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Archive for the ‘engineering’ category

Sep 20, 2017

How do you grow bone in a lab? Good vibrations

Posted by in categories: 3D printing, biotech/medical, engineering

A team from the Universities of Glasgow, Strathclyde, the West of Scotland and Galway have created a device that sends nano vibrations across mesenchymal stem cells suspended in a collagen gel.

The authors of the paper, published in the Nature Biomedical Engineering journal, found that these tiny vibrations turn the cells into a 3D model of mineralised bone ‘putty’. This putty isn’t quite as hard as bone at this stage. That’s where the body comes in.

“We add the bone putty to an anatomically correct, rigid living scaffold, that we made by 3D printing collagen,” says Matthew Dalby, professor of cell engineering at the University of Glasgow, and one of the lead authors of the paper. “We put lots of cells in the body so it has a chance to integrate this new bone. We tell the cells what to do in the lab, then the body can act as a bioreactor to do the rest.”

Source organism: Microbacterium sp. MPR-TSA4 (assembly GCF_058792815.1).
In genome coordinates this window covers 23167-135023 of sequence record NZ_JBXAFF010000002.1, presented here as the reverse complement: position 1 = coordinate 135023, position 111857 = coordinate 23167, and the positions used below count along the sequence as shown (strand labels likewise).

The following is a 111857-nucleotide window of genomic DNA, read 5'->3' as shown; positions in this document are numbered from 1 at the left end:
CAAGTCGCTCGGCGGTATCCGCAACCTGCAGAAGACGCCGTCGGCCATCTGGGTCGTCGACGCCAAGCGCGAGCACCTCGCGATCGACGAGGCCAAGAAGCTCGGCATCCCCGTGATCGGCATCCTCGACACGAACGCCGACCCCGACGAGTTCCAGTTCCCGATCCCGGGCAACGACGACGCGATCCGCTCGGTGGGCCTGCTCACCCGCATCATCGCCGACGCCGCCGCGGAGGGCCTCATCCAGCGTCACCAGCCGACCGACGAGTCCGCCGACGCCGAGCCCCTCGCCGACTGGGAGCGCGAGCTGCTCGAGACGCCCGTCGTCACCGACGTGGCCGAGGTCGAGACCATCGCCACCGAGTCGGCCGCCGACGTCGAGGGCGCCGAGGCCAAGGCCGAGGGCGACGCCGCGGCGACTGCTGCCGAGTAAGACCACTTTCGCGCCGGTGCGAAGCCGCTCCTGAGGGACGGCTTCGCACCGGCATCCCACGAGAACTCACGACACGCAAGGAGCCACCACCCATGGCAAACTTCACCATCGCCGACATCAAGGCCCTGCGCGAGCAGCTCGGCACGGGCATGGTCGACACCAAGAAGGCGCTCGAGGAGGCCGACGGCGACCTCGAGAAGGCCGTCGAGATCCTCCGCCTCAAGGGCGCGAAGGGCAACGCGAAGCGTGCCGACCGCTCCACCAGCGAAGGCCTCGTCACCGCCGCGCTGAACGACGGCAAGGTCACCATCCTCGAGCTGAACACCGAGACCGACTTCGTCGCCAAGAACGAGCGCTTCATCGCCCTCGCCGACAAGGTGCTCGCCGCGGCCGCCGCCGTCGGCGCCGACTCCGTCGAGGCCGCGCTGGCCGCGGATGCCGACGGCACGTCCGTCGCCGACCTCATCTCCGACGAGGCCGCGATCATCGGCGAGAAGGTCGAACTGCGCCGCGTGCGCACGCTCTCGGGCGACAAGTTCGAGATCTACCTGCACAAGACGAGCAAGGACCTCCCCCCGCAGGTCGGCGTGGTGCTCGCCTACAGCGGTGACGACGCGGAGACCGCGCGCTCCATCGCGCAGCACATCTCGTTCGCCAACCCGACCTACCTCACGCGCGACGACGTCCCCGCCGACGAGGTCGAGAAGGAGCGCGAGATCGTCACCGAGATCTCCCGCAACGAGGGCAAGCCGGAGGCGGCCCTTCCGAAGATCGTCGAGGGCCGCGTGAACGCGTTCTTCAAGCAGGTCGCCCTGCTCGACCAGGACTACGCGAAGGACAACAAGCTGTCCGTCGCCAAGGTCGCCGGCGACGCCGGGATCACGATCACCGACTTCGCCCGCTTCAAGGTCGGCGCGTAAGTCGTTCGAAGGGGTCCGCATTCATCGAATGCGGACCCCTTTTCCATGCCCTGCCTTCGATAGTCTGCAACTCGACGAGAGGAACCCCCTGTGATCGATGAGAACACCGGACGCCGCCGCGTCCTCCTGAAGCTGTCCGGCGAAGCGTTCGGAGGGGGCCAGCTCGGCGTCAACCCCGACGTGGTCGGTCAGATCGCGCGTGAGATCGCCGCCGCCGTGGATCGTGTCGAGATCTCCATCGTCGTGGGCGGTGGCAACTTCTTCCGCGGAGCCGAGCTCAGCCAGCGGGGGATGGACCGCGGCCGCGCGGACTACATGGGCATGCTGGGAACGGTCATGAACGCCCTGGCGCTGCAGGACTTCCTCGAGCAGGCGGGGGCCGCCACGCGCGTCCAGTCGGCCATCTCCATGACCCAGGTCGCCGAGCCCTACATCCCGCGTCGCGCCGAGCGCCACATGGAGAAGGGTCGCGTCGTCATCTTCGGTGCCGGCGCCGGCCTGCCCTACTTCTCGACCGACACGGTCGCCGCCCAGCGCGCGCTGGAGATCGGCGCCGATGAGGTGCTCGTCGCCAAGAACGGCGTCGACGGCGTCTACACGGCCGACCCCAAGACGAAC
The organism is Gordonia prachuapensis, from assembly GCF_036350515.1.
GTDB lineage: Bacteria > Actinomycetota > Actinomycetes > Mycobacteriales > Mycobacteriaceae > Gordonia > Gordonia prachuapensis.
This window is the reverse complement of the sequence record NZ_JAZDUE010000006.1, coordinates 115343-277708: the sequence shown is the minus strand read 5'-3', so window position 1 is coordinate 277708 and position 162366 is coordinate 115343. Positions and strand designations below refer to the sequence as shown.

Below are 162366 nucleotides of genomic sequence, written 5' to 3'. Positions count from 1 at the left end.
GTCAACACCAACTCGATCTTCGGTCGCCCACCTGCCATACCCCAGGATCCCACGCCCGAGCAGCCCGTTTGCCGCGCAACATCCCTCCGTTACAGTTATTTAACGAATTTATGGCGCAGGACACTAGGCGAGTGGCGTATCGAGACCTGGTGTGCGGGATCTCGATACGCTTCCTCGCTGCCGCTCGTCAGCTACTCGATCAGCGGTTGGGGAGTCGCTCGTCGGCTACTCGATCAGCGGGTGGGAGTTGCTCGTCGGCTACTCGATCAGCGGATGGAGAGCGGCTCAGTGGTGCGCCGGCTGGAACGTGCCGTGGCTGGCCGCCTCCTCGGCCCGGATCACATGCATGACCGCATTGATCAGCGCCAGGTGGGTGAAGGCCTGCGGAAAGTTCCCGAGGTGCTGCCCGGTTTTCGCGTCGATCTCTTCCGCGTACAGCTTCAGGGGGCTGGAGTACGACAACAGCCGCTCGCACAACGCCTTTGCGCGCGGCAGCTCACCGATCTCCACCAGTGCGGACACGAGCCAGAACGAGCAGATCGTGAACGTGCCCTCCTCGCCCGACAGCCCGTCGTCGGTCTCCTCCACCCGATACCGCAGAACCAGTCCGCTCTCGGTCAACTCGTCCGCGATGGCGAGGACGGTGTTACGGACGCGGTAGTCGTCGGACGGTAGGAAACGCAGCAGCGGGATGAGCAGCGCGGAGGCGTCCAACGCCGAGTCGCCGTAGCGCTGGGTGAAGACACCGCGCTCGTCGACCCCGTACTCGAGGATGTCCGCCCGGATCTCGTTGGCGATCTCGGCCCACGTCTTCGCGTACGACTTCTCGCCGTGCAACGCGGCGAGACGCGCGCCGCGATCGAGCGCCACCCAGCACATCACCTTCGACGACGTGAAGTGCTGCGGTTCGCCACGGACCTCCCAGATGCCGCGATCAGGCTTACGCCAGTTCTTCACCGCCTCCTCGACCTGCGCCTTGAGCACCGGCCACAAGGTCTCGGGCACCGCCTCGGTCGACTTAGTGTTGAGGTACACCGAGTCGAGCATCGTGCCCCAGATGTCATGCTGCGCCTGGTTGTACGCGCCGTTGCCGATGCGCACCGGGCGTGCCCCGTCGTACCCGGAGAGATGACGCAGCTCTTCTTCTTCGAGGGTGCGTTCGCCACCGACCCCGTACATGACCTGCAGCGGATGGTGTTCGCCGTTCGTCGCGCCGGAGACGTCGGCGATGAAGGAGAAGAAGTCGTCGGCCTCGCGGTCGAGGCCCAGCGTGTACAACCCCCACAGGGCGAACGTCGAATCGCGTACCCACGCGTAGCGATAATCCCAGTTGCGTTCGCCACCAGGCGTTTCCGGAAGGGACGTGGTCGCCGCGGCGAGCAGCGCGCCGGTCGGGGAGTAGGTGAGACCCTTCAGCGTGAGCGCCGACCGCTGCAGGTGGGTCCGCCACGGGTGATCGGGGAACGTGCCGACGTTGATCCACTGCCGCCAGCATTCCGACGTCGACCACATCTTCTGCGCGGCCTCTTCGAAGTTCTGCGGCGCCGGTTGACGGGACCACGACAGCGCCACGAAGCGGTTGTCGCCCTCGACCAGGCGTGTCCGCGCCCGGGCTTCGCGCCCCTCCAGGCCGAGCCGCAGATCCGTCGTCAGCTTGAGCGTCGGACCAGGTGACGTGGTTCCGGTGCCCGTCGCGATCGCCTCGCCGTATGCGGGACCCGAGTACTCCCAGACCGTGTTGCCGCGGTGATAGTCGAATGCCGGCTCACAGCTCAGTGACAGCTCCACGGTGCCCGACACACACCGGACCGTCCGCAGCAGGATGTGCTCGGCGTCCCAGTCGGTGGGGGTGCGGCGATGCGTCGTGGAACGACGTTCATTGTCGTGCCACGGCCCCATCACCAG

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Sep 14, 2017

Researchers Have Linked a Human Brain to the Internet for the First Time Ever

Posted by in categories: biotech/medical, engineering, internet, robotics/AI

Researchers from Wits University have linked a brain directly to the internet. Data gathered from this project could help fuel the next steps in machine learning and brain-computer interfaces.

A team of researchers at Wits University in Johannesburg, South Africa have made a major breakthrough in the field of biomedical engineering. According to a release published on Medical Express, for the first time ever, researchers have devised a way of connecting the human brain to the internet in real time. It’s been dubbed the “Brainternet” project, and it essentially turns the brain “…into an Internet of Things (IoT) node on the World Wide Web.”

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Aug 27, 2017

‘Muscle robots’ being developed to remove debris from Fukushima reactors

Posted by in categories: engineering, nuclear energy, robotics/AI

TOKYO — A joint venture between Japanese and American high-technology power houses Hitachi and General Electric is developing special robots for removing nuclear debris from the Fukushima Daiichi nuclear power plant, the most difficult task in decommissioning the plant’s six reactors, three of which suffered core meltdowns in the March 2011 accident.